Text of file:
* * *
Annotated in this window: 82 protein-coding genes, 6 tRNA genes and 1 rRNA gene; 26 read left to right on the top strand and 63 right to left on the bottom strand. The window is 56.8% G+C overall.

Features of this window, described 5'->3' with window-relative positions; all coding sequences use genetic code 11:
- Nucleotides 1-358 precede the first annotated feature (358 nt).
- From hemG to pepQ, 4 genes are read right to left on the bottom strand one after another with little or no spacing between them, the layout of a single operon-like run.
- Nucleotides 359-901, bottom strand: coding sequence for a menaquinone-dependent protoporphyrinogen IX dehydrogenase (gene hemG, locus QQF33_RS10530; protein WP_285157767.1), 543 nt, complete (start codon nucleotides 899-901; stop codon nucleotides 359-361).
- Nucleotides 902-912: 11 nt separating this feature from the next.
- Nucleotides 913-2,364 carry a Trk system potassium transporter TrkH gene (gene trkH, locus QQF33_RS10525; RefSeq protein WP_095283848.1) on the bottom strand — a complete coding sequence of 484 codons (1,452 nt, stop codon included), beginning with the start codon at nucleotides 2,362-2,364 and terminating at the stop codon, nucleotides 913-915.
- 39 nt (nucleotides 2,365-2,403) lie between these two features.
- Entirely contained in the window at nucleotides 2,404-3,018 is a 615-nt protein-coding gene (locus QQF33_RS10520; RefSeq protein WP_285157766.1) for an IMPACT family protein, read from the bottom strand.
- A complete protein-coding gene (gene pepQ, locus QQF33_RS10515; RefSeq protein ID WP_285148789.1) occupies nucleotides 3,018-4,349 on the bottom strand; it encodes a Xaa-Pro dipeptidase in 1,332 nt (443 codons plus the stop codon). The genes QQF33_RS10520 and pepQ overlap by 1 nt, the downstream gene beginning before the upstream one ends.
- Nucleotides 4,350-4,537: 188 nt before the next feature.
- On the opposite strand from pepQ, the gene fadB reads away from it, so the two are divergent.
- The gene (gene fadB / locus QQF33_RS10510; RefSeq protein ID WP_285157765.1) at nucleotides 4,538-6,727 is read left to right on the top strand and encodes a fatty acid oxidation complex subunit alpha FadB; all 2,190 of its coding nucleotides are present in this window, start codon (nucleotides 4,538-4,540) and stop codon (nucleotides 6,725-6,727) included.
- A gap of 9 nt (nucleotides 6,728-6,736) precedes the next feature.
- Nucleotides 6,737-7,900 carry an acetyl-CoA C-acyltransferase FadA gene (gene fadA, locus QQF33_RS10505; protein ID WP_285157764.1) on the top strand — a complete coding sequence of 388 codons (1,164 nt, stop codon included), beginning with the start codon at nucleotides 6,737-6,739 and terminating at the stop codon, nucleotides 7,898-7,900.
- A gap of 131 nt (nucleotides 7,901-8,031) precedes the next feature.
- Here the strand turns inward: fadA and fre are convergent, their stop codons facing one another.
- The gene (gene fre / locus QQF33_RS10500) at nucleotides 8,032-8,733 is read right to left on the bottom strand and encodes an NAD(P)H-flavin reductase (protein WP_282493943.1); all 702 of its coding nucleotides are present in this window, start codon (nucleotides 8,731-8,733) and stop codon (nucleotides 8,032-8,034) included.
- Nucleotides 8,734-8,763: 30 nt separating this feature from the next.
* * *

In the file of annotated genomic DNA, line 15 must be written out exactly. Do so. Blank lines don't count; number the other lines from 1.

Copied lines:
- Nucleotides 6,737-7,900 carry an acetyl-CoA C-acyltransferase FadA gene (gene fadA, locus QQF33_RS10505; protein ID WP_285157764.1) on the top strand — a complete coding sequence of 388 codons (1,164 nt, stop codon included), beginning with the start codon at nucleotides 6,737-6,739 and terminating at the stop codon, nucleotides 7,898-7,900.